Human and mouse KDM5B share a 95% sequence homology at protein level (6). To investigate the function of KDM5B, a number of knockout (KO) genotypes of mouse have been developed. The Kdm5b KO C57BL/6 mice developed by Albert et al (19), which targeted exon 6, resulted in neonatal lethality due to respiratory failure resulting from neurological abnormalities. Another homozygous Kdm5b KO mice developed by Catchpole et al (20) generated on the same C57BL/6 background, which targeted exon 1, caused early embryonic lethality. In addition, a Kdm5b KO mice developed by Zou et al (21), with a deletion between exon 2 and exon 3, remain viable and fertile on the C57BL/6 background. However, when bred on the FVB/N background, both males and females show increased rates of mortality and females showed reduced fertility and abnormal mammary gland development. It is possible that targeting different domains in KDM5B can explain different phenotypes (21).

A Kdm5b transgenic mouse model was previously developed (20), where a splicing event led to the removal of exons 2, 3 and 4 via the splicing of exon 1 to 5. This mouse genotype is known as the ΔARID mouse, which is viable and fertile, with the only phenotype being a transient delay in mammary gland development (20). In this mouse, in-frame splicing of the primary transcript from exons 1-5 resulted in the deletion of the entire ARID domain. However, this splicing event also resulted in the truncation of the JmjN domain, with amino acids Asp69, Trp70, Gln71, Pro72 and Pro73 deleted from the carboxyl end. However, all other domains, including the PHD1 and JmjC domains, remain intact (Fig. 1B).

Whilst the JmjN domain is clearly required for demethylase activity, neither the deletion nor the mutation studies aforementioned examined whether the partial deletion of the JmjN domain together with the ARID domain affects demethylase activity. Since the ΔARID mice with this deletion remain viable and fertile (20), it is important to establish whether the KDM5B protein they express has demethylase activity. In the present study this question was addressed by developing a plasmid construct encoding ΔARID-KDM5B and assaying demethylase activity in Cos-1 cells transfected with this construct. In silico homology modelling followed by molecular dynamics (MD) simulations was then applied to document any changes in the domains of ΔARID-KDM5B, with the aim of providing supportive evidence for the loss of demethylase activity.

Materials and methods

Construction of the Kdm5b-ΔARID construct in the pcDNA3.1 plasmid

Mouse WT-Kdm5b cDNA was originally isolated from a mouse mammary cell line 410.4 (obtained from the originator, Dr Gloria Heppner, Michigan Cancer Foundation, Detroit, USA) by Madsen et al (22). To create the KDM5B-ΔARID construct, as previously seen in the ΔARID mice (20), the KDM5B sequence corresponding to the splicing of exon 1 to exon 5 was designed by the authors and synthesised by GenScript for ligation into the pcDNA3.1 plasmid (cat. no. V87020; Thermo Fisher Scientific, Inc.), which was originally carrying the WT-KDM5B sequence but was cut out using NotI and Bsu36I. Fig. 1C shows the effect of this splicing event on the protein sequence.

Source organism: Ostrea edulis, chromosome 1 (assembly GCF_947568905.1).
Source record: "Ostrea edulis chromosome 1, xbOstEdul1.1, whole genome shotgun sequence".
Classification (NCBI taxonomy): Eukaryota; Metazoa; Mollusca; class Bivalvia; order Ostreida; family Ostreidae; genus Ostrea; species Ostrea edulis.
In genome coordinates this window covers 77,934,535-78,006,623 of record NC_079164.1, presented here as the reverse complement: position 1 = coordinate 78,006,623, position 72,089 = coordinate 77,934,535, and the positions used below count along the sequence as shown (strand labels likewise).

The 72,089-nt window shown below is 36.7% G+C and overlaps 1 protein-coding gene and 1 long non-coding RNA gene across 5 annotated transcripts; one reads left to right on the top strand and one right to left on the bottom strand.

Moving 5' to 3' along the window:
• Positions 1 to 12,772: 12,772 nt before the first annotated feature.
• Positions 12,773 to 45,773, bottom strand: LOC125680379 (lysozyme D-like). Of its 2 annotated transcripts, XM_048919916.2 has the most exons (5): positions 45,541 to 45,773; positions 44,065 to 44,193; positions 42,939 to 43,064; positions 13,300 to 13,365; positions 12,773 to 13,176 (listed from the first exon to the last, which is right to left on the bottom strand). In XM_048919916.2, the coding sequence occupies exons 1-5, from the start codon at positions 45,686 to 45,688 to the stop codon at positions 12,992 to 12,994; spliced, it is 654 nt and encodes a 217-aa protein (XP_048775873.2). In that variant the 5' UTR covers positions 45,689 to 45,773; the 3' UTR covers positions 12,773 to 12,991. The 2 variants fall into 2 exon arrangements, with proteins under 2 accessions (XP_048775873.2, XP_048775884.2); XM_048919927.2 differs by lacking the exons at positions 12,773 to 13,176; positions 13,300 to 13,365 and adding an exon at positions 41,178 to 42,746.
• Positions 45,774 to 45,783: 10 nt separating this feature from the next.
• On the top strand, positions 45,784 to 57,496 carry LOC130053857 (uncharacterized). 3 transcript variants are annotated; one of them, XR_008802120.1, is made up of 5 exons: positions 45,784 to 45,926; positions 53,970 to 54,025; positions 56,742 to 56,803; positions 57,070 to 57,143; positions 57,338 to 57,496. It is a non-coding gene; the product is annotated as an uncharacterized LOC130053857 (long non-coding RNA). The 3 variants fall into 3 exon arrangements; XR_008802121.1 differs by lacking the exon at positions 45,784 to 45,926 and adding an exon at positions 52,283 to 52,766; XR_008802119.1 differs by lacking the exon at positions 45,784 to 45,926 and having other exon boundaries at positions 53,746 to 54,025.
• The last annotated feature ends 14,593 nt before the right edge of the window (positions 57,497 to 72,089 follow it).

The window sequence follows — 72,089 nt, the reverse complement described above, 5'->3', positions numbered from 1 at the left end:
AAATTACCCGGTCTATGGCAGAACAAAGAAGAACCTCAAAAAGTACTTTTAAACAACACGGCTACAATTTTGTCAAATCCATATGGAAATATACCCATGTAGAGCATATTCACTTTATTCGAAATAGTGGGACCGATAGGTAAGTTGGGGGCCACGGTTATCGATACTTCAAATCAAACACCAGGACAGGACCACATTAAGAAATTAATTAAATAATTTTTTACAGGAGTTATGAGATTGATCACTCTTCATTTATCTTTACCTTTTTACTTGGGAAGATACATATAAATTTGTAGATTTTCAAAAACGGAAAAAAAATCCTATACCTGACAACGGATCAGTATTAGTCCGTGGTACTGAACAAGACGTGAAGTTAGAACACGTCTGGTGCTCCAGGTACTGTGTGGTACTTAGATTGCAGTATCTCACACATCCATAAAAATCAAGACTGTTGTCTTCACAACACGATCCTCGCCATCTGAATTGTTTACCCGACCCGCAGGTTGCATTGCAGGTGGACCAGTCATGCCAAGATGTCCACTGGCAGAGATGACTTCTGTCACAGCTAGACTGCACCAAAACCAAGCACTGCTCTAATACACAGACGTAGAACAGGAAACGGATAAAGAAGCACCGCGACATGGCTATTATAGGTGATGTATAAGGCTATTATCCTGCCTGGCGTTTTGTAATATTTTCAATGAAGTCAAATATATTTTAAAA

Immunofluorescence staining

Mouse WT-Kdm5b, mouse ΔARID-Kdm5b cDNA and a human ΔJmjC construct were all encoded in the pcDNA3.1 plasmid (Sigma-Aldrich; Merck KGaA). They were transfected into Cos-1 cells using Lipofectamine® 2000 (Invitrogen; Thermo Fisher Scientific, Inc.) according to the manufacturer's protocol. In total, 0.5 µg plasmids were used per transfection. Cos-1 (cat. no. CRL-1650; American Type Culture Collection) were routinely cultured in DMEM (Thermo Fisher Scientific, Inc.) with 10% foetal calf serum (Thermo Fisher Scientific, Inc.), at 37°C and 5% CO2, The plasmid containing KDM5B with a deletion in the JmjC domain, derived from the WT-Kdm5b cDNA, was provided by Dr Degui Chen, State Key Laboratory of Molecular Biology, Shanghai Institutes for Biological Sciences (Shanghai, China) (8). In total, 24 h after transfection the cells were fixed in 4% paraformaldehyde for 15 min at room temperature, permeabilised with Triton X-100 for 10 min at room temperature, washed and sequentially stained with an antibody to KDM5B at a dilution of 1:700 for 2 h at room temperature. This antibody was an in-house rabbit antiserum that was raised to the C-terminal domain of human KDM5B corresponding to amino acid residues 1283-1473 (expressed and produced in E coli M15). This antibody shows specificity for KDM5B and reacts with both human and mouse KDM5B (23). To identify H3K4me3 staining, a mouse monoclonal antibody (cat. no. ab1012; dilution, 1:100; Abcam) was used, with incubation for 2 h at room temperature. Binding of the primary antibodies was visualised using Alexa Fluor® 546 donkey anti-rabbit IgG (cat. no. A10040) and Alexa Fluor® 488 goat anti-mouse IgG (cat. no. A-10680; Molecular Probes; Thermo Fisher Scientific, Inc.) secondary antibodies, both diluted to 1:500 and incubation was for 1 h at room temperature. Cells were then mounted in mounting medium containing DAPI (cat. no. ab104139; Abcam) and visualized under a Zeiss AX10 immunofluorescence microscope (magnification, ×630).